MusiComms, an organisation dedicated to developments in music distribution and technology, has asked to some experts their opinions on the future of music.
Here is a list of the 10 most mind-blowing suggestions they have come up with.
1 – Devices playing music according to user’s speed
New generations of phones will be able to perceive how quickly we move and they will adapt the music flow to it. Using the built-in accelerometer, music apps could track your pace and adapt streaming, providing the best sound for your daily activities, depending on whether you are driving, walking, jogging, reading…
2 – Playback controlled by voice command
Ok, interacting with your device through voice command is not a new thing (think of Siri and Ok Google). However, here we are looking at literally communicating articulated sentences like: “I need to get rest!” or “This is a romantic dinner” or “Party time!” and expect music to stream accordingly. Handy, isn’t it? We could soon have our own personal and adaptive soundtrack for life.
3 – Music streaming into Smart Homes
At the moment it is easy to think of smart phones and music as connected elements. But energy providers are already looking at Smart Homes as an incredible marketing opportunity. By using the already existing gate-way to customers’ house, companies could provide music streaming in a similar way to water, gas and electricity.
4 – Mobile Providers chosen according to Music Plans
The mobile phone market has always been a competitive field, with providers fighting to offer the best customer experience. According to two U.S. surveys in 2016 and 2017, more than 40 per cent of consumers would like their wireless providers to be their primary music providers as well. They would be ready to change mobile operator according to the best available music plan, too.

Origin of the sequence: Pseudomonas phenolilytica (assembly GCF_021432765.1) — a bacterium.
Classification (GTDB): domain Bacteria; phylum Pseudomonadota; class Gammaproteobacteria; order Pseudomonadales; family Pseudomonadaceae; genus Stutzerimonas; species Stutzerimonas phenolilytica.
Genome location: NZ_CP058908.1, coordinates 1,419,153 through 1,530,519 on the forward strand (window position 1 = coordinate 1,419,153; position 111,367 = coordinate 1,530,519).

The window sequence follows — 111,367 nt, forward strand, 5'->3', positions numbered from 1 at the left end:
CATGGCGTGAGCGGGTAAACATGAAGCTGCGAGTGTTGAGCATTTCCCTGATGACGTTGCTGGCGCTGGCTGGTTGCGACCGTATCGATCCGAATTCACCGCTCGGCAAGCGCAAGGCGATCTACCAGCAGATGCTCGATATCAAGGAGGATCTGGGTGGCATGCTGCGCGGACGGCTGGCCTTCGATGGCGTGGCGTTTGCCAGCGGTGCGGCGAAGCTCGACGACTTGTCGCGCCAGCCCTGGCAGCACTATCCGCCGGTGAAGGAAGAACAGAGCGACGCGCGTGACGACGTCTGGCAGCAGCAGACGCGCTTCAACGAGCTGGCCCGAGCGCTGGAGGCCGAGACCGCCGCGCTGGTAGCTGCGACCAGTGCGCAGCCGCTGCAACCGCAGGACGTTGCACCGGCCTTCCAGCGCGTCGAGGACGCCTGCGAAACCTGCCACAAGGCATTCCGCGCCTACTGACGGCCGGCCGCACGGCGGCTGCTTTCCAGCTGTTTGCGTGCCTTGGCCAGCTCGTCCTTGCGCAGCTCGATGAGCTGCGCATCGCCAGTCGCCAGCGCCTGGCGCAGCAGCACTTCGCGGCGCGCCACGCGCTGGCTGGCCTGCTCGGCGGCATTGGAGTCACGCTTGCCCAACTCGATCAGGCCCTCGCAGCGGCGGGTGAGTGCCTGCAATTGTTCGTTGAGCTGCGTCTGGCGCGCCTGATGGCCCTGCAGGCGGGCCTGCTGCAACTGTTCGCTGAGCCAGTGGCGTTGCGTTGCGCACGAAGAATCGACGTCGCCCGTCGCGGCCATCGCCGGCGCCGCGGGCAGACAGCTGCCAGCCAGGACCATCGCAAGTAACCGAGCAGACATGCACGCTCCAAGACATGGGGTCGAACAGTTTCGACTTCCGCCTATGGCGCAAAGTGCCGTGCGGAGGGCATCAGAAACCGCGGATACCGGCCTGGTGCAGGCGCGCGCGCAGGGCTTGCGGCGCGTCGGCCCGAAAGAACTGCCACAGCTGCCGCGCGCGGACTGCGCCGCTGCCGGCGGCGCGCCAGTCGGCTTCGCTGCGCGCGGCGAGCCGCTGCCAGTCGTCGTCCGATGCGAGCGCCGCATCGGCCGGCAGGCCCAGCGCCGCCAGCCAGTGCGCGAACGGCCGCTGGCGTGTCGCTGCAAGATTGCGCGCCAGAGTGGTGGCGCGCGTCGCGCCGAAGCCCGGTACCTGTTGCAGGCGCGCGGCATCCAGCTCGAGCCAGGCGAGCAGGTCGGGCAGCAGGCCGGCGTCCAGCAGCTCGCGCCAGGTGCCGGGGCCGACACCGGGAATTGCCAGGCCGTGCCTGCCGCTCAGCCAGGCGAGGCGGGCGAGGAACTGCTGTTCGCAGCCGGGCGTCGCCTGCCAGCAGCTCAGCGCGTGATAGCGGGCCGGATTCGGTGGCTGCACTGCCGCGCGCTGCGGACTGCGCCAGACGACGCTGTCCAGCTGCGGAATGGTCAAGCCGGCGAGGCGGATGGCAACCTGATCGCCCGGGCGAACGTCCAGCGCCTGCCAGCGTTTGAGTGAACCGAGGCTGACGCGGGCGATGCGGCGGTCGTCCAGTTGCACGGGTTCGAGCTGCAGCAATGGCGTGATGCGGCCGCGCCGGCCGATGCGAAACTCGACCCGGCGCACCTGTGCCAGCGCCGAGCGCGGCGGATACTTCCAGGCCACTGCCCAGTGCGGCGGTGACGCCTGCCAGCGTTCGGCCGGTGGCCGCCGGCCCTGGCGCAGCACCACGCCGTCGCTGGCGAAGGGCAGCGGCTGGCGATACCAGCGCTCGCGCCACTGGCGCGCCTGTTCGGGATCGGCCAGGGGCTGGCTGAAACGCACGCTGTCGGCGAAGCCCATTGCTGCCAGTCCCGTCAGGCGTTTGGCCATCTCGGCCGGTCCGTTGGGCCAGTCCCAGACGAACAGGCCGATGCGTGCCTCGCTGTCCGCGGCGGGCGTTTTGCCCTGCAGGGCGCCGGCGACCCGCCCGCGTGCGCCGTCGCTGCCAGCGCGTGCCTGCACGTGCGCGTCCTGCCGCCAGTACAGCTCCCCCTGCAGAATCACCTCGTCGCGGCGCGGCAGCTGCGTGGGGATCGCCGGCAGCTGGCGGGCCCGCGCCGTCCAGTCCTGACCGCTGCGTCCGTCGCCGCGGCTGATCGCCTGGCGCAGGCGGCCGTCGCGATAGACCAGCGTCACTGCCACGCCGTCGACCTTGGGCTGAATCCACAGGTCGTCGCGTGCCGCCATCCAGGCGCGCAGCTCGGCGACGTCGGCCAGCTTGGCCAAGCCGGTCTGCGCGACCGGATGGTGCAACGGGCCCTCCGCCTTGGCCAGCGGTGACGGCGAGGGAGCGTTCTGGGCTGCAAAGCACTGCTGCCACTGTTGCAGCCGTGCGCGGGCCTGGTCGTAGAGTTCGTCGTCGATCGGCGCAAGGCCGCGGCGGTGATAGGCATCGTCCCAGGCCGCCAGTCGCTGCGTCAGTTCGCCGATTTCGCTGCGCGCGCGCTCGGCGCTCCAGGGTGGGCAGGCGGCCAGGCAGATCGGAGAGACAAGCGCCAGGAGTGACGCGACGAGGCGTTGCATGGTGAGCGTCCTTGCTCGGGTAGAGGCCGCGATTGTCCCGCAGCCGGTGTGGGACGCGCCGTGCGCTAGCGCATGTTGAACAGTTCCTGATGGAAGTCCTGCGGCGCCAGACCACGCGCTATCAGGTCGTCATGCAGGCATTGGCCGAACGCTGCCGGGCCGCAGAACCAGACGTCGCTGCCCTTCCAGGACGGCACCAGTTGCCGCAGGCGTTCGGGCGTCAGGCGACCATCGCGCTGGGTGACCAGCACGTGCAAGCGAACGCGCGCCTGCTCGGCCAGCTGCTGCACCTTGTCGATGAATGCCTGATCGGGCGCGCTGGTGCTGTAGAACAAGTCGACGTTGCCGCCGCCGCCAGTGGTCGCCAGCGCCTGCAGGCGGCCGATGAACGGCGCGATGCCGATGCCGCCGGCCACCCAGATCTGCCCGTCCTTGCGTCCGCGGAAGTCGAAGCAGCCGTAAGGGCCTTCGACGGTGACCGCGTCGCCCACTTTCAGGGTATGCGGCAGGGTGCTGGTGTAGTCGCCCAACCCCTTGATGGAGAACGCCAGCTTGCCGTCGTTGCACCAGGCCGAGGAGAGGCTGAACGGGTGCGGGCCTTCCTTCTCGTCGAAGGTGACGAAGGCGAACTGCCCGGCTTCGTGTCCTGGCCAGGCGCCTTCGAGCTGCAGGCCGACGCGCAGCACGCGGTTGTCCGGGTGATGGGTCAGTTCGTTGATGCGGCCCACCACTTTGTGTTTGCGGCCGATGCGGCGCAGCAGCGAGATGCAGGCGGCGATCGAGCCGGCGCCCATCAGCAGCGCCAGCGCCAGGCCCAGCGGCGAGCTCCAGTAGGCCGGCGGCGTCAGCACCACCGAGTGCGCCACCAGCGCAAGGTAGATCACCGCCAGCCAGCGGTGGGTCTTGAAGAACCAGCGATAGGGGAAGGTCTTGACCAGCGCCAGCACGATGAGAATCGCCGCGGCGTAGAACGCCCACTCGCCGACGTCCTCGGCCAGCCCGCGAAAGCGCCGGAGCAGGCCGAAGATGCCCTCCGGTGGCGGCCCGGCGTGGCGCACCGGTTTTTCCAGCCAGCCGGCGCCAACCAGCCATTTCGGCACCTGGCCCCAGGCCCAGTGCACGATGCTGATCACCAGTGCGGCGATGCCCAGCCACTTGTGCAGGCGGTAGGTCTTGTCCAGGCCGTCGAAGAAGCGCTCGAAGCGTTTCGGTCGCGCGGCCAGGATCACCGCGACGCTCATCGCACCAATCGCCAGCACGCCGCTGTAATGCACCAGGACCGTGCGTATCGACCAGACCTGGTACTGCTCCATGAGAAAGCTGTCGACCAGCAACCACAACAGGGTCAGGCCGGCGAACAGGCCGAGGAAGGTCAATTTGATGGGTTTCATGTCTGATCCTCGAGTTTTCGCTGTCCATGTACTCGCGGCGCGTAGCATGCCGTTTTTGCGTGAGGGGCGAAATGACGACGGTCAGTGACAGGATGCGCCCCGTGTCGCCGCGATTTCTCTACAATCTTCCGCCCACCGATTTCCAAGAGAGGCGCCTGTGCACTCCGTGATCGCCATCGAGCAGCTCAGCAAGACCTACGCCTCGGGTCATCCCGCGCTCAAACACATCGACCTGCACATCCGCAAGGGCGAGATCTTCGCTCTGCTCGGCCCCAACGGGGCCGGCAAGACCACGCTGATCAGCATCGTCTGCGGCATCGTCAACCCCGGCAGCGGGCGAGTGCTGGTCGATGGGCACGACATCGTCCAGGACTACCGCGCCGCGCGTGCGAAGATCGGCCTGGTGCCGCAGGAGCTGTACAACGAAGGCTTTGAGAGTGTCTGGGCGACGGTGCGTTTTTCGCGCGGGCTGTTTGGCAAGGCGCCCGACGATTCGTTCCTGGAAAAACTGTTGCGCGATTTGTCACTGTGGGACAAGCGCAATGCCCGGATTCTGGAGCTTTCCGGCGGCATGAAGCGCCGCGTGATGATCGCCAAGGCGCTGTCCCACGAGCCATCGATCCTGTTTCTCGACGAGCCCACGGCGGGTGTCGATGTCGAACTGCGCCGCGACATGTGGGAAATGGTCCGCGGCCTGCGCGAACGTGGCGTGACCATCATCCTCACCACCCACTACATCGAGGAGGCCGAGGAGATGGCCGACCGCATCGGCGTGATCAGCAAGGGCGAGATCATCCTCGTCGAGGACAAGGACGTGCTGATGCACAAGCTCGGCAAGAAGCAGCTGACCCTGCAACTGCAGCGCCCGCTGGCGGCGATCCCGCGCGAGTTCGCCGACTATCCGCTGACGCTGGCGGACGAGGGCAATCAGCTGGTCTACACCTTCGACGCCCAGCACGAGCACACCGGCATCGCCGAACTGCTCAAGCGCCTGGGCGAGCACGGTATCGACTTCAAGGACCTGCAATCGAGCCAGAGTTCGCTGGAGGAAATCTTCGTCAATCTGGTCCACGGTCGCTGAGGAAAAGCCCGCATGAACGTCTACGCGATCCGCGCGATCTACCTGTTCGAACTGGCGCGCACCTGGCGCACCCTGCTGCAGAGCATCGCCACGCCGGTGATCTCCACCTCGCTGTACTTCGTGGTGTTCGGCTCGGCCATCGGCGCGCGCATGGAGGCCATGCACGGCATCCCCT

5 – Music produced on-the-web, anytime by anyone
New online platforms, like Soundtrap, provide a digital environment for anyone to create music off personal devices, without big studio equipment. People can collaborate in real time with whoever would like to contribute.
6 – Artists making playlists instead of albums
We might forget about the idea of music album, as artists in the future might release playlists instead, which could be constantly updated with contents like bonus tracks, extended versions, remixes. This would facilitate promotion, affecting the concept of music creativity itself (for more info, read this article).
7 – Virtual Reality: the future of Live Music
Music is getting more and more affected by virtual and augmented reality. We might soon assist to digitally rendered experiences, to be watched with VR tools. Meanwhile, Samsung has already done something incredible with RMH Block Party 02, live streaming a 360° gig on Youtube.
8 – Holograms responding to music streaming
Everyone is about Virtual Reality, but realistically it might take a while for this technology to be widely adopted. Meanwhile, the concept of Mixed Reality is coming out; a realistic scenario could be that, whilst walking in the streets wearing VR devices, virtual figures would react to music, raising the music experience to the next level.
9 – Cloud-based cars providing in-vehicle music services
Listening to music while driving is already part of everyone’s life. Manufacturers are considering investments in vehicles connected to users’ cloud library, providing immediate streaming with no need of third-party devices.
10 – Music streaming improving quality of healthcare system
Digitalisation is also affecting the healthcare system, improving logistics and healing methods. Recent researches are strengthening up the link between music listening and healing (check this documentary out); so a responsive streaming within health spaces could soon become integrant part of cure, making recovery time a lot more pleasant.
Ideas by: Alex Esser – Music contractor, Juliet Shavit – CEO of MusiComms, Sara Herrlin and Bjorn Lindborg – Record label veterans, Anders Haby – Leader of the website VRGeeks.org
Sound is his strongest passion and he is fascinated by its potential as a communication tool.
His creative approach combines technical skills and innovative experimentation, backed up by research and critical analysis, to contextualise creative solutions.
He is currently working with a wide range of collaborators, from creative agencies to audiovisual studios, independent artists, radios and so on.